Final Day at Ellington

Flight Day Friday

Today we swiped in with our official Ellington badges for the last time.  It was very sad, and kind of nostalgic.

Oh, and team A2 flew in the Weighless Wonder!  Also important.

It begins.

While the new ground crew (team A1) twiddled our thumbs watching an online map with the plane teetering on the edge of  Mexico’s airspace (“Don’t worry researchers, if the plane crashes, the Mexican government will come find us!”), team A2 (Mary, Danyelle, and Simona) flew forty parabolas in record time.

The good news: team A2 managed to do a lot of our required outreach!  There was much filming!

Outreach Champions.  Trophies not distributed.  (Left to right: Danyelle, Mary, Simona).

The bad news: The box jammed after the third parabola!  And no data was taken!  And red dust escaped!  And the blue-suits in charge put our adorable box in a plastic garbage bag to contain the damage!  Everything sounds better when you add an exclamation point to the end of it!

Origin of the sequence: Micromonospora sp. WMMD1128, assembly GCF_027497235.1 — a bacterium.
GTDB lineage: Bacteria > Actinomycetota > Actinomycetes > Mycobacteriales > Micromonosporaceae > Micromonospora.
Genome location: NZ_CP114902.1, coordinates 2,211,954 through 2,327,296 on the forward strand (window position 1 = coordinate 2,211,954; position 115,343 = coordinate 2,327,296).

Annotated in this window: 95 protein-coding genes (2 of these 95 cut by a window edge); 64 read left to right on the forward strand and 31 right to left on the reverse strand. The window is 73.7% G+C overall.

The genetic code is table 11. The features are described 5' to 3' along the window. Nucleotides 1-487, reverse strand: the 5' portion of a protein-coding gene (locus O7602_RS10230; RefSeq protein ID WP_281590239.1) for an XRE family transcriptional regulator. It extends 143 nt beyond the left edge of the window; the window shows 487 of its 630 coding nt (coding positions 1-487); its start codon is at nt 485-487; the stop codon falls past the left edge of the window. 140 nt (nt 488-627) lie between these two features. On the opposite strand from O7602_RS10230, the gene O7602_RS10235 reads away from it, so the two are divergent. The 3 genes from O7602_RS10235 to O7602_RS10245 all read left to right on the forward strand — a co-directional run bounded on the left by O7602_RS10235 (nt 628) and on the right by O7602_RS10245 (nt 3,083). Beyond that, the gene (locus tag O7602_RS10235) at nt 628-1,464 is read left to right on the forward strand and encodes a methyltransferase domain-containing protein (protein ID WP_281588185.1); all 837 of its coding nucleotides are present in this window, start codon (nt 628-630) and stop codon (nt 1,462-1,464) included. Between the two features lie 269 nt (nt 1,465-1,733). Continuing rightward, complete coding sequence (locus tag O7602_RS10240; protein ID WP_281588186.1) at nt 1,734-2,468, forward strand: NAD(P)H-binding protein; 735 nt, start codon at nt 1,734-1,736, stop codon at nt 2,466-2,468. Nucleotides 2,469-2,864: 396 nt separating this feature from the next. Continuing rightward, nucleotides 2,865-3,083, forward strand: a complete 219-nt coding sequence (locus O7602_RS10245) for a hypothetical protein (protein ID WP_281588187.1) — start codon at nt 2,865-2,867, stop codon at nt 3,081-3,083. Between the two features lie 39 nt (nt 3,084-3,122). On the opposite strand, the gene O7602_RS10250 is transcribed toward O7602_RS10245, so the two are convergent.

So basically, our two teams were rather bisected: Team A1 did the research portion and team A2 did the outreach portion.

Team A1 *wishes* they were still puking for science.

When we removed our equipment from the plane, and unwrapped and unscrewed the box, we found this:Gremlins.  Clearly, it was gremlins.

Here is our hypothesis: during the first flight, any time the second iris opened in very low gravity, some dust escaped, but during the 1 and 2 gravity times, it was unable to escape back down to the bottom compartment.  Eventually, there was too much dust and the bottom iris jammed just open enough to let more dust out – causing a shutdown of the entire operation.

The moral of the story:  Clean out your science box.

This message is Christina Approved.

Towards one o’clock we packed everything up, turned in our security badges, and bid Ellington – and the microgravity program farewell.

Worth one access badge to exclusive NASA flight hangar.

. . . For this year, at least!

We still don’t have the official NASA pictures or videos from either of the flights, but here are some pictures from Thursday’s flight, taken by Tamra.  Thanks, Tamra!

Agitating the soil in 0-G.


Straps can barely contain her.


Actually extremely frustrated that people keep floating in front of the G-counter.

Taking measurements

Not entirely sure which way it up, Christina grabs a handhold from both top and bottom.

Hannah and Alice taking a white reference for the spectrometer.

Thanks for reading!  More pictures and video to follow eventually!

-Hannah and the BMC micro-G team

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